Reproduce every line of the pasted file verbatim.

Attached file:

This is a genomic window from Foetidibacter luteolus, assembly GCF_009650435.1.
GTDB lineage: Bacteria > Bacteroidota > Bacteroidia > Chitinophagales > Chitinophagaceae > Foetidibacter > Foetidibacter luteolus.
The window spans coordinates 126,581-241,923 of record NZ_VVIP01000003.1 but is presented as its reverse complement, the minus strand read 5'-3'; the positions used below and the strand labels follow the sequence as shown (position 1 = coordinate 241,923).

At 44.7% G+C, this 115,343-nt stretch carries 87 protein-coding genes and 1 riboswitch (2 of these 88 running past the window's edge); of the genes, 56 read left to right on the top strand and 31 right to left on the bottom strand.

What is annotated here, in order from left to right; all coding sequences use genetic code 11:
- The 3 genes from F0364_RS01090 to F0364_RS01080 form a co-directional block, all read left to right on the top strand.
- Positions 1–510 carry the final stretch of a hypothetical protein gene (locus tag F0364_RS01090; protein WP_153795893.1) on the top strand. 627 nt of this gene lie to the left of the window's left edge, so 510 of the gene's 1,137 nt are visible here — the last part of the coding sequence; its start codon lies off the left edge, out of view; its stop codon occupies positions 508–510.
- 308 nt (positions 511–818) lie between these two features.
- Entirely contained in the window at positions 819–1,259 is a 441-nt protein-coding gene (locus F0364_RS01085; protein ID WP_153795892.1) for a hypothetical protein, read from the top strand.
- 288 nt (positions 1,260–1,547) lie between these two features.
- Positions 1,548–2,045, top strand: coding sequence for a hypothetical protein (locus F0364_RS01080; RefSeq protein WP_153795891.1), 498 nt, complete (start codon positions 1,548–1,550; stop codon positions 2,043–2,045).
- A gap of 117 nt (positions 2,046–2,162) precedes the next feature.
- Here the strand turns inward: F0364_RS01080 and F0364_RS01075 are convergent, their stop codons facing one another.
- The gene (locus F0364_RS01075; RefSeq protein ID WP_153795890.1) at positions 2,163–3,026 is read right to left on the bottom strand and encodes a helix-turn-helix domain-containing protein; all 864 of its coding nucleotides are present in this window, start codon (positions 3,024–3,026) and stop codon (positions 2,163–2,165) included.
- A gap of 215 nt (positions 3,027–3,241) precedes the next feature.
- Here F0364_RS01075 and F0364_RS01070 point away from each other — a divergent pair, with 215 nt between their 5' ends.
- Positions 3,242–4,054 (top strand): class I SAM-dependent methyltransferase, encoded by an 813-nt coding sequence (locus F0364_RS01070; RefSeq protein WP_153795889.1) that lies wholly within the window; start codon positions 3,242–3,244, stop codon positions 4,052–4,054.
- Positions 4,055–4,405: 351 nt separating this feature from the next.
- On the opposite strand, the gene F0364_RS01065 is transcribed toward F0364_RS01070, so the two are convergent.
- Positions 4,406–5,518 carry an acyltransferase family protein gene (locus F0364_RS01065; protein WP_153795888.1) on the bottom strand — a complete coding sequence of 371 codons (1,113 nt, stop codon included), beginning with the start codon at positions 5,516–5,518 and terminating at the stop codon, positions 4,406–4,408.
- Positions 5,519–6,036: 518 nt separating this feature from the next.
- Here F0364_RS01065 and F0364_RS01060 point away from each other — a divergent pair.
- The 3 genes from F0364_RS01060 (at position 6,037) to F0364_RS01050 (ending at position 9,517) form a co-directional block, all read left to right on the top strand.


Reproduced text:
This is a genomic window from Foetidibacter luteolus, assembly GCF_009650435.1.
GTDB lineage: Bacteria > Bacteroidota > Bacteroidia > Chitinophagales > Chitinophagaceae > Foetidibacter > Foetidibacter luteolus.
The window spans coordinates 126,581-241,923 of record NZ_VVIP01000003.1 but is presented as its reverse complement, the minus strand read 5'-3'; the positions used below and the strand labels follow the sequence as shown (position 1 = coordinate 241,923).

At 44.7% G+C, this 115,343-nt stretch carries 87 protein-coding genes and 1 riboswitch (2 of these 88 running past the window's edge); of the genes, 56 read left to right on the top strand and 31 right to left on the bottom strand.

What is annotated here, in order from left to right; all coding sequences use genetic code 11:
- The 3 genes from F0364_RS01090 to F0364_RS01080 form a co-directional block, all read left to right on the top strand.
- Positions 1–510 carry the final stretch of a hypothetical protein gene (locus tag F0364_RS01090; protein WP_153795893.1) on the top strand. 627 nt of this gene lie to the left of the window's left edge, so 510 of the gene's 1,137 nt are visible here — the last part of the coding sequence; its start codon lies off the left edge, out of view; its stop codon occupies positions 508–510.
- 308 nt (positions 511–818) lie between these two features.
- Entirely contained in the window at positions 819–1,259 is a 441-nt protein-coding gene (locus F0364_RS01085; protein ID WP_153795892.1) for a hypothetical protein, read from the top strand.
- 288 nt (positions 1,260–1,547) lie between these two features.
- Positions 1,548–2,045, top strand: coding sequence for a hypothetical protein (locus F0364_RS01080; RefSeq protein WP_153795891.1), 498 nt, complete (start codon positions 1,548–1,550; stop codon positions 2,043–2,045).
- A gap of 117 nt (positions 2,046–2,162) precedes the next feature.
- Here the strand turns inward: F0364_RS01080 and F0364_RS01075 are convergent, their stop codons facing one another.
- The gene (locus F0364_RS01075; RefSeq protein ID WP_153795890.1) at positions 2,163–3,026 is read right to left on the bottom strand and encodes a helix-turn-helix domain-containing protein; all 864 of its coding nucleotides are present in this window, start codon (positions 3,024–3,026) and stop codon (positions 2,163–2,165) included.
- A gap of 215 nt (positions 3,027–3,241) precedes the next feature.
- Here F0364_RS01075 and F0364_RS01070 point away from each other — a divergent pair, with 215 nt between their 5' ends.
- Positions 3,242–4,054 (top strand): class I SAM-dependent methyltransferase, encoded by an 813-nt coding sequence (locus F0364_RS01070; RefSeq protein WP_153795889.1) that lies wholly within the window; start codon positions 3,242–3,244, stop codon positions 4,052–4,054.
- Positions 4,055–4,405: 351 nt separating this feature from the next.
- On the opposite strand, the gene F0364_RS01065 is transcribed toward F0364_RS01070, so the two are convergent.
- Positions 4,406–5,518 carry an acyltransferase family protein gene (locus F0364_RS01065; protein WP_153795888.1) on the bottom strand — a complete coding sequence of 371 codons (1,113 nt, stop codon included), beginning with the start codon at positions 5,516–5,518 and terminating at the stop codon, positions 4,406–4,408.
- Positions 5,519–6,036: 518 nt separating this feature from the next.
- Here F0364_RS01065 and F0364_RS01060 point away from each other — a divergent pair.
- The 3 genes from F0364_RS01060 (at position 6,037) to F0364_RS01050 (ending at position 9,517) form a co-directional block, all read left to right on the top strand.